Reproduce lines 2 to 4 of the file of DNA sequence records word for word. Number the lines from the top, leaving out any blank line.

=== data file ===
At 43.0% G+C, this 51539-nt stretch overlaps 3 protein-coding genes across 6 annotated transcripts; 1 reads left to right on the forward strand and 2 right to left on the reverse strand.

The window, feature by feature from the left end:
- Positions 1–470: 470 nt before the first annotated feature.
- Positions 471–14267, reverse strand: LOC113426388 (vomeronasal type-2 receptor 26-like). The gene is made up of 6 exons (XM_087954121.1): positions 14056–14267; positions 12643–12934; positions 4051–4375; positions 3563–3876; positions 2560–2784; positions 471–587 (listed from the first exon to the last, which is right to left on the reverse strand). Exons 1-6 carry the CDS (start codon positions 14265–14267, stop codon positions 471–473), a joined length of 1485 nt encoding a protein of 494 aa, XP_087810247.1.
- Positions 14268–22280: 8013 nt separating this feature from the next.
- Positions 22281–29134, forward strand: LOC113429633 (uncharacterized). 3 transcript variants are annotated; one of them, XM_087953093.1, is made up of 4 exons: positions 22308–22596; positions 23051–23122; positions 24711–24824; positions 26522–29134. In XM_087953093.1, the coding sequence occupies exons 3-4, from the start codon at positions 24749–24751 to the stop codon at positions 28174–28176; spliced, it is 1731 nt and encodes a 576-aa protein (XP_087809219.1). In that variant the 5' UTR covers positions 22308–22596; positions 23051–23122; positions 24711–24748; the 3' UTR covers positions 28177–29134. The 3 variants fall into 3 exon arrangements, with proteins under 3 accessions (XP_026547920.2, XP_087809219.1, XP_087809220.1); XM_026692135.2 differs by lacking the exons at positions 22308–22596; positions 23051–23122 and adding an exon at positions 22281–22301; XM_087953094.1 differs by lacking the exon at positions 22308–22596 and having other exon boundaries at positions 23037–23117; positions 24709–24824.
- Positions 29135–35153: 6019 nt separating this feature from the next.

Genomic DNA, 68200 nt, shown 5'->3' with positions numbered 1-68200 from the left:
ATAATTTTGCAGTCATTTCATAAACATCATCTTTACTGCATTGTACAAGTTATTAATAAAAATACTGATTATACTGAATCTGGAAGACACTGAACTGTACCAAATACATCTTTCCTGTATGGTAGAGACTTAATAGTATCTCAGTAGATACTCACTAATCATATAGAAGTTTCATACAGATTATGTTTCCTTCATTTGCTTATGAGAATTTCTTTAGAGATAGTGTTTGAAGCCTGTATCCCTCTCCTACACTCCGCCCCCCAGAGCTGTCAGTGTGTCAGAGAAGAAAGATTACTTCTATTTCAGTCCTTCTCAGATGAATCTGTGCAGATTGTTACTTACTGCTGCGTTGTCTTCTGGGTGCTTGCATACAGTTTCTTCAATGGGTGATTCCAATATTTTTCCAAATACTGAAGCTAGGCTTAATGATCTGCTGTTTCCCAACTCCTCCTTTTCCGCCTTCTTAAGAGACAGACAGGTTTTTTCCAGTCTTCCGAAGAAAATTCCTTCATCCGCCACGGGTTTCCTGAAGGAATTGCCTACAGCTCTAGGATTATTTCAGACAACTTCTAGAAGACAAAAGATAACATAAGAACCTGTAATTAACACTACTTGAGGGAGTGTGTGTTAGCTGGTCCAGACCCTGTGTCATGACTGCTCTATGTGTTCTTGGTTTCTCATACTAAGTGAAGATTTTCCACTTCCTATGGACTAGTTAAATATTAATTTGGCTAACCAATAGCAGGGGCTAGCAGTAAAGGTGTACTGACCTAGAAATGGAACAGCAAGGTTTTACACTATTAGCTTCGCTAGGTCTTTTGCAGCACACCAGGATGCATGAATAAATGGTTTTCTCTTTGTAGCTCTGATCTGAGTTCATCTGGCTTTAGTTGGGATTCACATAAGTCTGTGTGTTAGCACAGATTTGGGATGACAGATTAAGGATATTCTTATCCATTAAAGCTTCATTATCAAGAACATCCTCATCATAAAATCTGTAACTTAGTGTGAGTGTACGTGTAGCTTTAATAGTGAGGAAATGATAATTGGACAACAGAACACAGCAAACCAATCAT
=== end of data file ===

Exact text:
The window, feature by feature from the left end:
- Positions 1–470: 470 nt before the first annotated feature.
- Positions 471–14267, reverse strand: LOC113426388 (vomeronasal type-2 receptor 26-like). The gene is made up of 6 exons (XM_087954121.1): positions 14056–14267; positions 12643–12934; positions 4051–4375; positions 3563–3876; positions 2560–2784; positions 471–587 (listed from the first exon to the last, which is right to left on the reverse strand). Exons 1-6 carry the CDS (start codon positions 14265–14267, stop codon positions 471–473), a joined length of 1485 nt encoding a protein of 494 aa, XP_087810247.1.